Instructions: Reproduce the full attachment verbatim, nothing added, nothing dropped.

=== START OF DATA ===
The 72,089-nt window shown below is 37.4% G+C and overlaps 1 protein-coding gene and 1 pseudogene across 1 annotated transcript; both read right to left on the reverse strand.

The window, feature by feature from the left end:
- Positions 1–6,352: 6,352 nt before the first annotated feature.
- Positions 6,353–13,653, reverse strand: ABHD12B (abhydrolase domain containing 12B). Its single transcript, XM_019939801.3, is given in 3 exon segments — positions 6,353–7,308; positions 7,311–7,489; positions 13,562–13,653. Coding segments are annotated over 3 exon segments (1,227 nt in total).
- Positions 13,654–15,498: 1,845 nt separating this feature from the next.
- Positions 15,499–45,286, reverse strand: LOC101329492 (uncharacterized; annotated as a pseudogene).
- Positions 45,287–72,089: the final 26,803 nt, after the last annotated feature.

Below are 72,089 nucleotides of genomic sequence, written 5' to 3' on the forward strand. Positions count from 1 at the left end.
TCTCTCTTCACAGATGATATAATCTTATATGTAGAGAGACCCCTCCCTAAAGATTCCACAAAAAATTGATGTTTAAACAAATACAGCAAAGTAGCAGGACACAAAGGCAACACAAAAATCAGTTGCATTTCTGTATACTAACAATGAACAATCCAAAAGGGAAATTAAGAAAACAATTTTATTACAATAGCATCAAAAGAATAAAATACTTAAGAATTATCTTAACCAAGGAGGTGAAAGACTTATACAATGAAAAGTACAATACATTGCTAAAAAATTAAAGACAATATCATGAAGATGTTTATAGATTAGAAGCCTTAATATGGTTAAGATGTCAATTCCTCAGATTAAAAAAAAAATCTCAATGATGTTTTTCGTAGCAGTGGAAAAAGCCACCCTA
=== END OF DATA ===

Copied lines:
The 72,089-nt window shown below is 37.4% G+C and overlaps 1 protein-coding gene and 1 pseudogene across 1 annotated transcript; both read right to left on the reverse strand.

The window, feature by feature from the left end:
- Positions 1–6,352: 6,352 nt before the first annotated feature.
- Positions 6,353–13,653, reverse strand: ABHD12B (abhydrolase domain containing 12B). Its single transcript, XM_019939801.3, is given in 3 exon segments — positions 6,353–7,308; positions 7,311–7,489; positions 13,562–13,653. Coding segments are annotated over 3 exon segments (1,227 nt in total).
- Positions 13,654–15,498: 1,845 nt separating this feature from the next.
- Positions 15,499–45,286, reverse strand: LOC101329492 (uncharacterized; annotated as a pseudogene).
- Positions 45,287–72,089: the final 26,803 nt, after the last annotated feature.

Below are 72,089 nucleotides of genomic sequence, written 5' to 3' on the forward strand. Positions count from 1 at the left end.
TCTCTCTTCACAGATGATATAATCTTATATGTAGAGAGACCCCTCCCTAAAGATTCCACAAAAAATTGATGTTTAAACAAATACAGCAAAGTAGCAGGACACAAAGGCAACACAAAAATCAGTTGCATTTCTGTATACTAACAATGAACAATCCAAAAGGGAAATTAAGAAAACAATTTTATTACAATAGCATCAAAAGAATAAAATACTTAAGAATTATCTTAACCAAGGAGGTGAAAGACTTATACAATGAAAAGTACAATACATTGCTAAAAAATTAAAGACAATATCATGAAGATGTTTATAGATTAGAAGCCTTAATATGGTTAAGATGTCAATTCCTCAGATTAAAAAAAAAATCTCAATGATGTTTTTCGTAGCAGTGGAAAAAGCCACCCTA